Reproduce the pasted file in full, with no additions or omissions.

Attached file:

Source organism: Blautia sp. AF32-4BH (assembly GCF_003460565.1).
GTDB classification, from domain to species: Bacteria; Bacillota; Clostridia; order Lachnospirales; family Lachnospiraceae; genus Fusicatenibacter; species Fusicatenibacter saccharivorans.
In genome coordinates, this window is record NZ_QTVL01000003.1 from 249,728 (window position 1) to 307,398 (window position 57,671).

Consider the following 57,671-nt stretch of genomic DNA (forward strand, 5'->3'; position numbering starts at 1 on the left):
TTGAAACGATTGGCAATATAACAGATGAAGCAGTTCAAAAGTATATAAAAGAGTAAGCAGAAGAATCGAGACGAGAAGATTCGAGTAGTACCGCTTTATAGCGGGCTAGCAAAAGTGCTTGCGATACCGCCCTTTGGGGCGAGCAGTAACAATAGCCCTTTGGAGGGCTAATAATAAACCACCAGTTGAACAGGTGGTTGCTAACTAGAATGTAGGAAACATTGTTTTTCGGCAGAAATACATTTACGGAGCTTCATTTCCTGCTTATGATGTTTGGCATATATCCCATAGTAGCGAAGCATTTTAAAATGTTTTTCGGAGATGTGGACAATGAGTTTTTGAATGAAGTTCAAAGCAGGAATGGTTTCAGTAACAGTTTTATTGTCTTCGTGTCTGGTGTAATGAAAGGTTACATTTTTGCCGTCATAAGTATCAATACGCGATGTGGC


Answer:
Source organism: Blautia sp. AF32-4BH (assembly GCF_003460565.1).
GTDB classification, from domain to species: Bacteria; Bacillota; Clostridia; order Lachnospirales; family Lachnospiraceae; genus Fusicatenibacter; species Fusicatenibacter saccharivorans.
In genome coordinates, this window is record NZ_QTVL01000003.1 from 249,728 (window position 1) to 307,398 (window position 57,671).

Consider the following 57,671-nt stretch of genomic DNA (forward strand, 5'->3'; position numbering starts at 1 on the left):
TTGAAACGATTGGCAATATAACAGATGAAGCAGTTCAAAAGTATATAAAAGAGTAAGCAGAAGAATCGAGACGAGAAGATTCGAGTAGTACCGCTTTATAGCGGGCTAGCAAAAGTGCTTGCGATACCGCCCTTTGGGGCGAGCAGTAACAATAGCCCTTTGGAGGGCTAATAATAAACCACCAGTTGAACAGGTGGTTGCTAACTAGAATGTAGGAAACATTGTTTTTCGGCAGAAATACATTTACGGAGCTTCATTTCCTGCTTATGATGTTTGGCATATATCCCATAGTAGCGAAGCATTTTAAAATGTTTTTCGGAGATGTGGACAATGAGTTTTTGAATGAAGTTCAAAGCAGGAATGGTTTCAGTAACAGTTTTATTGTCTTCGTGTCTGGTGTAATGAAAGGTTACATTTTTGCCGTCATAAGTATCAATACGCGATGTGGC